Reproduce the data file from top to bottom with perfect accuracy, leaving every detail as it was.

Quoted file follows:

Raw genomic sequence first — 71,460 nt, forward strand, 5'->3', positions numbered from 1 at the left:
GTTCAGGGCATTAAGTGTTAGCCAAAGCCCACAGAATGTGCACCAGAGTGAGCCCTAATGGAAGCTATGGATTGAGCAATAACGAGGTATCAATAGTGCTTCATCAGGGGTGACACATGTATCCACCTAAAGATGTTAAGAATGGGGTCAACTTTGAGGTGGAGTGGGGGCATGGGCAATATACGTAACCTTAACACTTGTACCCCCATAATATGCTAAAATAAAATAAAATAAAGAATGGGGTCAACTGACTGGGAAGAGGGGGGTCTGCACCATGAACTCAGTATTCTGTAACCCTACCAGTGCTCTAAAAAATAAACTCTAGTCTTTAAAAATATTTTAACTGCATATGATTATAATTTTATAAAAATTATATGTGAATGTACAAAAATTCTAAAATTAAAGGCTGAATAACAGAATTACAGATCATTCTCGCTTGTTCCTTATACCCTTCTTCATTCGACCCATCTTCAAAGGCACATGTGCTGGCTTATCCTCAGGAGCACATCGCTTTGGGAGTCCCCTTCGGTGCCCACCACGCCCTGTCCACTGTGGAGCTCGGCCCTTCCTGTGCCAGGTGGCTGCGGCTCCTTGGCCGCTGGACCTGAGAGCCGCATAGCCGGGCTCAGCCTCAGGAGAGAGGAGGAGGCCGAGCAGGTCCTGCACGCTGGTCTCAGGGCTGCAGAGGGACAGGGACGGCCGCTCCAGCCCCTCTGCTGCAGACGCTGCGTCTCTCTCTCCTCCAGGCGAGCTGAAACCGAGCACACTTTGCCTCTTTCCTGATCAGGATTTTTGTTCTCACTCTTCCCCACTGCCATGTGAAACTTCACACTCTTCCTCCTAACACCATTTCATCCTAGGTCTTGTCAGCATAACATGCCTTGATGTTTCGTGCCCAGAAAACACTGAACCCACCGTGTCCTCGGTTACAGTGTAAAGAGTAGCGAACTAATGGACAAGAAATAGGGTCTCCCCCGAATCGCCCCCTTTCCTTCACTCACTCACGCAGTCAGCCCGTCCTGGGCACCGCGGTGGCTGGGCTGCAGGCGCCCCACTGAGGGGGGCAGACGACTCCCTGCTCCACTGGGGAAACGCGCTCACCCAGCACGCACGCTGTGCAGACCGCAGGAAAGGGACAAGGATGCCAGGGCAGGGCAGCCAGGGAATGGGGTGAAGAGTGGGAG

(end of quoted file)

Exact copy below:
Raw genomic sequence first — 71,460 nt, forward strand, 5'->3', positions numbered from 1 at the left:
GTTCAGGGCATTAAGTGTTAGCCAAAGCCCACAGAATGTGCACCAGAGTGAGCCCTAATGGAAGCTATGGATTGAGCAATAACGAGGTATCAATAGTGCTTCATCAGGGGTGACACATGTATCCACCTAAAGATGTTAAGAATGGGGTCAACTTTGAGGTGGAGTGGGGGCATGGGCAATATACGTAACCTTAACACTTGTACCCCCATAATATGCTAAAATAAAATAAAATAAAGAATGGGGTCAACTGACTGGGAAGAGGGGGGTCTGCACCATGAACTCAGTATTCTGTAACCCTACCAGTGCTCTAAAAAATAAACTCTAGTCTTTAAAAATATTTTAACTGCATATGATTATAATTTTATAAAAATTATATGTGAATGTACAAAAATTCTAAAATTAAAGGCTGAATAACAGAATTACAGATCATTCTCGCTTGTTCCTTATACCCTTCTTCATTCGACCCATCTTCAAAGGCACATGTGCTGGCTTATCCTCAGGAGCACATCGCTTTGGGAGTCCCCTTCGGTGCCCACCACGCCCTGTCCACTGTGGAGCTCGGCCCTTCCTGTGCCAGGTGGCTGCGGCTCCTTGGCCGCTGGACCTGAGAGCCGCATAGCCGGGCTCAGCCTCAGGAGAGAGGAGGAGGCCGAGCAGGTCCTGCACGCTGGTCTCAGGGCTGCAGAGGGACAGGGACGGCCGCTCCAGCCCCTCTGCTGCAGACGCTGCGTCTCTCTCTCCTCCAGGCGAGCTGAAACCGAGCACACTTTGCCTCTTTCCTGATCAGGATTTTTGTTCTCACTCTTCCCCACTGCCATGTGAAACTTCACACTCTTCCTCCTAACACCATTTCATCCTAGGTCTTGTCAGCATAACATGCCTTGATGTTTCGTGCCCAGAAAACACTGAACCCACCGTGTCCTCGGTTACAGTGTAAAGAGTAGCGAACTAATGGACAAGAAATAGGGTCTCCCCCGAATCGCCCCCTTTCCTTCACTCACTCACGCAGTCAGCCCGTCCTGGGCACCGCGGTGGCTGGGCTGCAGGCGCCCCACTGAGGGGGGCAGACGACTCCCTGCTCCACTGGGGAAACGCGCTCACCCAGCACGCACGCTGTGCAGACCGCAGGAAAGGGACAAGGATGCCAGGGCAGGGCAGCCAGGGAATGGGGTGAAGAGTGGGAG